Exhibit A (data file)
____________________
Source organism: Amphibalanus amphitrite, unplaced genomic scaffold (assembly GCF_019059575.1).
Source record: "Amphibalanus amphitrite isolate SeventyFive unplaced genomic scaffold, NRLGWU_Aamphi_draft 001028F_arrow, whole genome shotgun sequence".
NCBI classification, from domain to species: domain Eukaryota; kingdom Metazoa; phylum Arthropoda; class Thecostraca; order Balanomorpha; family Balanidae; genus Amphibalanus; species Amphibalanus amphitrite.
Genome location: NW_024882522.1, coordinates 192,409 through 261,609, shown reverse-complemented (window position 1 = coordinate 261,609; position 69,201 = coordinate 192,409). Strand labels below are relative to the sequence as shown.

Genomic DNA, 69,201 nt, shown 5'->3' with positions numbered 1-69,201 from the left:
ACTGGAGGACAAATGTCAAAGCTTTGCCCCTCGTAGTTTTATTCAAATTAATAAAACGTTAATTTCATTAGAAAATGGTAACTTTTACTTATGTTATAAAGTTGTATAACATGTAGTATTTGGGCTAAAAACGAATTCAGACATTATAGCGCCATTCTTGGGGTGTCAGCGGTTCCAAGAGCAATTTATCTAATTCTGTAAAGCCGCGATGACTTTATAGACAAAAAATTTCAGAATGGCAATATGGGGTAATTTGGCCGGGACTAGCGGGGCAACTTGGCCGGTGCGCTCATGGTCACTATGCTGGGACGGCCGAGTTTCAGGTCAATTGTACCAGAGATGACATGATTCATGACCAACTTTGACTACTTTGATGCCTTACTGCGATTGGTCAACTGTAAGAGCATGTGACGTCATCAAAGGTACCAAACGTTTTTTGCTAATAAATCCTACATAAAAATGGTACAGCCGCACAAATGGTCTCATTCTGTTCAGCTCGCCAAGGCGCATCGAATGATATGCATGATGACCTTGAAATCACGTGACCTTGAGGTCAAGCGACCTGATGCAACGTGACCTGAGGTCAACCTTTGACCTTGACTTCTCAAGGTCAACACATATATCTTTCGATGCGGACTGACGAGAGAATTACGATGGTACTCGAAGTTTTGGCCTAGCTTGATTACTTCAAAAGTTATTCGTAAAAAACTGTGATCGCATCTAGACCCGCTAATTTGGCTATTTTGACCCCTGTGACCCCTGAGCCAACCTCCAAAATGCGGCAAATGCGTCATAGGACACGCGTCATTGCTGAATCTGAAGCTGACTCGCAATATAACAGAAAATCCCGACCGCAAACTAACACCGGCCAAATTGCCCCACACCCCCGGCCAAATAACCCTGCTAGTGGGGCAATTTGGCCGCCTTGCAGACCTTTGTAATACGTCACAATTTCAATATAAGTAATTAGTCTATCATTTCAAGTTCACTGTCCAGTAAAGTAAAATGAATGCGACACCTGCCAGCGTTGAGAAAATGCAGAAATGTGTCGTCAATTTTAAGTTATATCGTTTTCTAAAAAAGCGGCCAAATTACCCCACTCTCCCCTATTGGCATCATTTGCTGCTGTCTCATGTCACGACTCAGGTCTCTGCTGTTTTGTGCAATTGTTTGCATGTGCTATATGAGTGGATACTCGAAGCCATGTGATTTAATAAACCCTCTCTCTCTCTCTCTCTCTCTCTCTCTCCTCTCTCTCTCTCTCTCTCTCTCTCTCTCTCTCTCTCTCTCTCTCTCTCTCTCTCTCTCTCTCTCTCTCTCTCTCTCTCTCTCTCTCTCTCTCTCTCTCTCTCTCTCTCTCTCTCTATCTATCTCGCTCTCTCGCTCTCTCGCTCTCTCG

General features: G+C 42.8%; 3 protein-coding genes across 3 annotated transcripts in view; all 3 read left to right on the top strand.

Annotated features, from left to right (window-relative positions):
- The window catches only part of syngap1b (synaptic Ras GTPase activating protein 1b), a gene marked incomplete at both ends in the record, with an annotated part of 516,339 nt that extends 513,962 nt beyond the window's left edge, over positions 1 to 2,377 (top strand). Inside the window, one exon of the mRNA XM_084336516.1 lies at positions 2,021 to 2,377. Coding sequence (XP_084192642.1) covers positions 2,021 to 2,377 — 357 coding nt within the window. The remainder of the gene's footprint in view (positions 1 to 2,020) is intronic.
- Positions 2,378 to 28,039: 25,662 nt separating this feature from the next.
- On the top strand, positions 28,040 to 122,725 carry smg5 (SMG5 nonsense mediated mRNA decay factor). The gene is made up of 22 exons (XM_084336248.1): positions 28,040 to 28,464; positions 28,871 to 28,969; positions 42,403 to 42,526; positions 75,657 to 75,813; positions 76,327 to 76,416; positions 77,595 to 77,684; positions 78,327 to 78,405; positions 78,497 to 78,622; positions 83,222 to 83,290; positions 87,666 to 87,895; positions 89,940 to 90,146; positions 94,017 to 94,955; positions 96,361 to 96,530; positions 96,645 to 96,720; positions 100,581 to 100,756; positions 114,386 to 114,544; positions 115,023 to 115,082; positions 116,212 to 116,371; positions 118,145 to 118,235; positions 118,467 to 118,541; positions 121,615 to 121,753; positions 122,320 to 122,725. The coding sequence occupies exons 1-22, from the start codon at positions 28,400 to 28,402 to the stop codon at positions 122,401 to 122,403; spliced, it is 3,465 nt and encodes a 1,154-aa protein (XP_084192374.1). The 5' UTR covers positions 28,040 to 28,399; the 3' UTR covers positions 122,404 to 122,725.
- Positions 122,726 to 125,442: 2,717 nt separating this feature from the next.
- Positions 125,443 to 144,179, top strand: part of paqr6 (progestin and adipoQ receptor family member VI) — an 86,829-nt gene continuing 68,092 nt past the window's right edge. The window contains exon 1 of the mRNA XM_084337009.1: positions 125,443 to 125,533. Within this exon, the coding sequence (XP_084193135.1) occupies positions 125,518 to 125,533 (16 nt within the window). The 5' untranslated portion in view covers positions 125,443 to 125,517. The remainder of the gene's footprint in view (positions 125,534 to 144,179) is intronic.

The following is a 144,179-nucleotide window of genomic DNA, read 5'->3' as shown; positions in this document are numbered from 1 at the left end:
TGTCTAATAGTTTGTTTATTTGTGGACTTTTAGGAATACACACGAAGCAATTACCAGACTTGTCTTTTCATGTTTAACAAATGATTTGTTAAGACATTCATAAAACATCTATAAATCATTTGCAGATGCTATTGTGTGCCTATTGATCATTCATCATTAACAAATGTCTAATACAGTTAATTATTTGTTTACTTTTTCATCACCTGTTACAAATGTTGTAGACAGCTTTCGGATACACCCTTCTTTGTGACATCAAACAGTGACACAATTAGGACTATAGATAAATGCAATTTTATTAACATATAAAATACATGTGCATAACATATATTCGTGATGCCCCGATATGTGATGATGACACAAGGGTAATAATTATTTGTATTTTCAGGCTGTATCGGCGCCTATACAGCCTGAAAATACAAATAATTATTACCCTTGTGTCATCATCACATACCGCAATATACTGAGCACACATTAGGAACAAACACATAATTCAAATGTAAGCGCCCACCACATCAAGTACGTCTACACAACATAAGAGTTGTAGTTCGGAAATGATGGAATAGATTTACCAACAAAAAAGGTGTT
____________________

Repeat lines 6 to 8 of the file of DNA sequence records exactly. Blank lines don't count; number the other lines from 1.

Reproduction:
ACTGGAGGACAAATGTCAAAGCTTTGCCCCTCGTAGTTTTATTCAAATTAATAAAACGTTAATTTCATTAGAAAATGGTAACTTTTACTTATGTTATAAAGTTGTATAACATGTAGTATTTGGGCTAAAAACGAATTCAGACATTATAGCGCCATTCTTGGGGTGTCAGCGGTTCCAAGAGCAATTTATCTAATTCTGTAAAGCCGCGATGACTTTATAGACAAAAAATTTCAGAATGGCAATATGGGGTAATTTGGCCGGGACTAGCGGGGCAACTTGGCCGGTGCGCTCATGGTCACTATGCTGGGACGGCCGAGTTTCAGGTCAATTGTACCAGAGATGACATGATTCATGACCAACTTTGACTACTTTGATGCCTTACTGCGATTGGTCAACTGTAAGAGCATGTGACGTCATCAAAGGTACCAAACGTTTTTTGCTAATAAATCCTACATAAAAATGGTACAGCCGCACAAATGGTCTCATTCTGTTCAGCTCGCCAAGGCGCATCGAATGATATGCATGATGACCTTGAAATCACGTGACCTTGAGGTCAAGCGACCTGATGCAACGTGACCTGAGGTCAACCTTTGACCTTGACTTCTCAAGGTCAACACATATATCTTTCGATGCGGACTGACGAGAGAATTACGATGGTACTCGAAGTTTTGGCCTAGCTTGATTACTTCAAAAGTTATTCGTAAAAAACTGTGATCGCATCTAGACCCGCTAATTTGGCTATTTTGACCCCTGTGACCCCTGAGCCAACCTCCAAAATGCGGCAAATGCGTCATAGGACACGCGTCATTGCTGAATCTGAAGCTGACTCGCAATATAACAGAAAATCCCGACCGCAAACTAACACCGGCCAAATTGCCCCACACCCCCGGCCAAATAACCCTGCTAGTGGGGCAATTTGGCCGCCTTGCAGACCTTTGTAATACGTCACAATTTCAATATAAGTAATTAGTCTATCATTTCAAGTTCACTGTCCAGTAAAGTAAAATGAATGCGACACCTGCCAGCGTTGAGAAAATGCAGAAATGTGTCGTCAATTTTAAGTTATATCGTTTTCTAAAAAAGCGGCCAAATTACCCCACTCTCCCCTATTGGCATCATTTGCTGCTGTCTCATGTCACGACTCAGGTCTCTGCTGTTTTGTGCAATTGTTTGCATGTGCTATATGAGTGGATACTCGAAGCCATGTGATTTAATAAACCCTCTCTCTCTCTCTCTCTCTCTCTCTCTCCTCTCTCTCTCTCTCTCTCTCTCTCTCTCTCTCTCTCTCTCTCTCTCTCTCTCTCTCTCTCTCTCTCTCTCTCTCTCTCTCTCTCTCTCTCTCTCTCTCTCTCTCTCTCTCTCTCTATCTATCTCGCTCTCTCGCTCTCTCGCTCTCTCG

General features: G+C 42.8%; 3 protein-coding genes across 3 annotated transcripts in view; all 3 read left to right on the top strand.

Annotated features, from left to right (window-relative positions):